# Vectors, Hilbert Spaces, and Tensor Products

1. Feb 10, 2016

### Bashyboy

If I ever say anything incorrect, please promptly correct me!

The state of a system in classical mechanics is specified by point in phase space, the point giving us the position and velocity at a given instance. Could we rephrase it by saying a vector in phase space specifies the system? If so, it would seem to make transition to QM slightly more natural.

My next question is, what is the motivation for thinking that a vector in a Hilbert space represents the state of a quantum? I would appreciate an explanation or a reference to some source that nicely answers this question.

My last question, related to the second, is, why is "The situation of two independent observers conducting measurements on a joint quantum system...usually modelled using a Hilbert space of tensor product form, each factor associated to one observer"? Again, is there motivation for this idea?

2. Feb 10, 2016

### vanhees71

Take any quantum-mechanics textbook, e.g., Sakurai, Modern Quantum Mechanics. A good book will explain that it is actually a ray in Hilbert space that represents a (pure) state of the system. Most general is the representation of the system in terms of a statistical operator, which is a self-adjoint positive semidefinite operator of trace 1.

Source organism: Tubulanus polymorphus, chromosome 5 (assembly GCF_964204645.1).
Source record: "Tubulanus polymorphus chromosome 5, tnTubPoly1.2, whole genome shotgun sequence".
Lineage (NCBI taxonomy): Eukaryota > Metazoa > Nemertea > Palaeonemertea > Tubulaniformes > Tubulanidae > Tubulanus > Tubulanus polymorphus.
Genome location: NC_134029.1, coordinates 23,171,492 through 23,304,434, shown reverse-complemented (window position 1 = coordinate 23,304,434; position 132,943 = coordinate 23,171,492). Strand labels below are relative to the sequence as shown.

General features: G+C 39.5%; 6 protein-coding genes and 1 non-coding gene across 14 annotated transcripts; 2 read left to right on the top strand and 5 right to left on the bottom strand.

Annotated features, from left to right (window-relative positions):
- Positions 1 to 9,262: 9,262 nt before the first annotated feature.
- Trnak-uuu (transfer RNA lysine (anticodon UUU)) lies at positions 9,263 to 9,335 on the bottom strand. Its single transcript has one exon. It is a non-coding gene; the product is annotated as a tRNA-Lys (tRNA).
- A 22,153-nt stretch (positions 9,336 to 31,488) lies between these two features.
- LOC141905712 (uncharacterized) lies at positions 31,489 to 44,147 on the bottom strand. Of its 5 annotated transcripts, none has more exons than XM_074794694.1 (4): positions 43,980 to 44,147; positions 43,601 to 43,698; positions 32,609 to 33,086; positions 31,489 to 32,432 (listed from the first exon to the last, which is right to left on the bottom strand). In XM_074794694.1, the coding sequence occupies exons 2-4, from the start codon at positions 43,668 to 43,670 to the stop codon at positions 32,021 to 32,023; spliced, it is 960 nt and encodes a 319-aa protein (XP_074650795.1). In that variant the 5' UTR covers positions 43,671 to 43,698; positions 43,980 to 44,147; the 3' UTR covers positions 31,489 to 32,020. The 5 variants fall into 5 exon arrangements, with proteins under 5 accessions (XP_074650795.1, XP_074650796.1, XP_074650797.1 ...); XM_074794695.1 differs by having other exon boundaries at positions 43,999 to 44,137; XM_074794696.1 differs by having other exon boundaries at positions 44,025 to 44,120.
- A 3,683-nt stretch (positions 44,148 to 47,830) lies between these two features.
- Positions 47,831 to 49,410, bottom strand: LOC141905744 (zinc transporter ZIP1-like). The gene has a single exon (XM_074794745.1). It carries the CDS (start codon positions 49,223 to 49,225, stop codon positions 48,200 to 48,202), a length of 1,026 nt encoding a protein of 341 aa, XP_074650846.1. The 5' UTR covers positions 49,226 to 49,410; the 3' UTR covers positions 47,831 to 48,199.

3. Feb 10, 2016

### andresB

Actually It is position and momentum. But in a sense yes, The state of a classical system can be represented by vector in an Hilbert space associated to the phase space

http://arxiv.org/abs/quant-ph/0301172

4. Feb 17, 2016

### Bashyboy

@andresB You seem to be saying something slightly different than what I said in my question. Would you elaborate on the difference between a vector in phase space describing a classical system and a vector in an Hilbert space associated to the phase space?

5. Feb 17, 2016

### andresB

In general, for the phase space you can't use vectors as in RN (where there is an identification of a point with a vector) because the phase space is not necessarily an euclidean manifolds. I don't have enough mastery on the topic to give a clear picture but there are several good expositions like Arnold's mathematical methods of classical mechanics.